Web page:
I always crossed my fingers they would incorporate their logo into the top of the tower, like Fulbright Tower.

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Great job Metro West! Now if we could just get a supertall with a spire right in the middle, our skyline would be perfect from that view!

Edited by fkp5

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I always crossed my fingers they would incorporate their logo into the top of the tower, like Fulbright Tower.

 

You do realize the existence (or perceived existence) of a chevron design in the Fulbright Tower was totally by chance.  The building was built neither by nor for Chevron.  It was completed in 1982 for Gulf Oil Corporaiton, well before Chevron bought Gulf.

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You do realize the existence (or perceived existence) of a chevron design in the Fulbright Tower was totally by chance. The building was built neither by nor for Chevron. It was completed in 1982 for Gulf Oil Corporaiton, well before Chevron bought Gulf.

Oh Houston19514, must you point out my shallow and pedantic statements?

I had no clue. I never realized Gulf Oil occupied it before Chevron. Original tenants/history of tenants is mostly a blur in my mind for most Houston buildings. I have always wondered about that, specifically our tall ones Downtown. Where most of them built on speculation back in the day (apart from 1 & 2 Shell, Pennzoil, Exxon & KBR)? Perhaps that's another topic. Thanks for clearing that up.

Edited by Montrose1100
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I had no clue. I never realized Gulf Oil occupied it before Chevron. Original tenants/history of tenants is mostly a blur in my mind for most Houston buildings. I have always wondered about that, specifically our tall ones Downtown. Where most of them built on speculation back in the day (apart from 1 & 2 Shell, Pennzoil, Exxon & KBR)? Perhaps that's another topic. Thanks for clearing that up.

 

Well, let's see... Not to come off as snarky, but the building under renovation on the Fannin/Rusk/San Jacinto/Capitol block was built for and occupied by The Texas Company (Texaco), and remained vacant ever since they decamped for Heritage a couple decades ago.  What is now the Courtyard Marriott was originally the Humble Building, before 800 Bell was built.  As best as I can tell, Texaco and Humble were the only major single occupant, non department store, non government buildings until relatively recently.  712 Main was built by Jesse Jones for and known as the Gulf Building, even though he also put his National Bank of Commerce in there, along with five floors of Sakowitz.  Buildings like Bank of the Southwest (now 919 Milam), Tenneco (now Kinder Morgan), etc. all had other tenants - IIRC, even One and Two Shell did originally.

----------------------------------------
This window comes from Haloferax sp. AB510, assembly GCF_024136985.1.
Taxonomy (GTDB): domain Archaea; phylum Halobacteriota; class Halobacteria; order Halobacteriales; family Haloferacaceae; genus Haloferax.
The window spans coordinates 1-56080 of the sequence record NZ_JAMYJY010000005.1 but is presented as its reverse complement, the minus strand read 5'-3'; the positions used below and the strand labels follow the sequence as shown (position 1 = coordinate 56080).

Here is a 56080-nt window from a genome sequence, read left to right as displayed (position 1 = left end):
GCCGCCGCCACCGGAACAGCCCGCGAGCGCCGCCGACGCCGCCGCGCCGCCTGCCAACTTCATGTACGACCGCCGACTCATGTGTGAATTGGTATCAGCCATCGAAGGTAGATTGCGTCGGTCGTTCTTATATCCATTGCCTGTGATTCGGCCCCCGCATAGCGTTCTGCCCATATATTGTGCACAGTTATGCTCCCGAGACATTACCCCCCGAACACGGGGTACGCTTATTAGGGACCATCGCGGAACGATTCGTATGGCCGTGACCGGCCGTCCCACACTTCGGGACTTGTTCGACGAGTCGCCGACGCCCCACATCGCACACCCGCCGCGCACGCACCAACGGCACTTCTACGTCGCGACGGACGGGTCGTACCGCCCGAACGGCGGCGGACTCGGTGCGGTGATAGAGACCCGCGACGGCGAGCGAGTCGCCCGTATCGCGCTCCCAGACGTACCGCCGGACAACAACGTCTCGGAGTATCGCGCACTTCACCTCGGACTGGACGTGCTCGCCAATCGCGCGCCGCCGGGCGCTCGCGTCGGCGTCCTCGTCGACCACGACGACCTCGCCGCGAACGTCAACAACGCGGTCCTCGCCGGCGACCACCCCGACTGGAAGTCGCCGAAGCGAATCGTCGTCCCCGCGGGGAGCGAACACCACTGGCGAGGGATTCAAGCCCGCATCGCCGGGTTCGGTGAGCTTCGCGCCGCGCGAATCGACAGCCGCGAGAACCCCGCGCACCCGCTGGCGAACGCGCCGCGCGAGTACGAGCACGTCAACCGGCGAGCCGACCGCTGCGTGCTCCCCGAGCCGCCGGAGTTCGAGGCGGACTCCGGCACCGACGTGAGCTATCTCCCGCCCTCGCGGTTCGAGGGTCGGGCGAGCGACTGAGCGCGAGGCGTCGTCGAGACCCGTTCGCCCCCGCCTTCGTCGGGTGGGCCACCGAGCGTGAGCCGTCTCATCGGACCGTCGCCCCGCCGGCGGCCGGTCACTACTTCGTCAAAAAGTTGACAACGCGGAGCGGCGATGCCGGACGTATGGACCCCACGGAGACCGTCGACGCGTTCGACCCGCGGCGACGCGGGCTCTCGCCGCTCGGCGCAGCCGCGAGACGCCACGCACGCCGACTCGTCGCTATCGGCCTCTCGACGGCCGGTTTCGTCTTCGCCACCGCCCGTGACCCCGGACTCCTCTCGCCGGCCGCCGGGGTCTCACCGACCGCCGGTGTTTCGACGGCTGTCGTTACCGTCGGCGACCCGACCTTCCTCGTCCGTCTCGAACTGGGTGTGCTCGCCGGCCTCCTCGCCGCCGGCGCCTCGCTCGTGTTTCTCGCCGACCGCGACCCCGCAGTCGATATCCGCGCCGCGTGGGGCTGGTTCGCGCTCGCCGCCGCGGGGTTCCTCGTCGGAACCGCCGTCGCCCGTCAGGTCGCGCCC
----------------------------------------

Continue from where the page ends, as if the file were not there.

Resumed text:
Gulf70snight.jpg

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Well, let's see... Not to come off as snarky, but the building under renovation on the Fannin/Rusk/San Jacinto/Capitol block was built for and occupied by The Texas Company (Texaco), and remained vacant ever since they decamped for Heritage a couple decades ago.  What is now the Courtyard Marriott was originally the Humble Building, before 800 Bell was built.  As best as I can tell, Texaco and Humble were the only major single occupant, non department store, non government buildings until relatively recently.  712 Main was built by Jesse Jones for and known as the Gulf Building, even though he also put his National Bank of Commerce in there, along with five floors of Sakowitz.  Buildings like Bank of the Southwest (now 919 Milam), Tenneco (now Kinder Morgan), etc. all had other tenants - IIRC, even One and Two Shell did originally.

 

Gulf70snight.jpg

I thought 1 Shell Plaza was built for/with Shell as their tower in New Orleans is of similar style?

 

How about 600 Travis (Texas Commerce Tower)? Was it dreamed up with Hines & I.M. Pei, only to have TC Bank sign on as a major tenant or did TC Bank approach them?

 

Was First City Tower really built for First City Bank or is that some local delusion thought up like the Chevron (Fulbright), Tower?

 

How about Nations Bank Center (Bank of America Plaza)?

 

Allied Bank Center (Wells Fargo Plaza)?

 

The AIG/American General building on Waugh @ Allen Parkway (was Continental Airlines really there? if so, how long before they moved to Continental/Cullen Center)?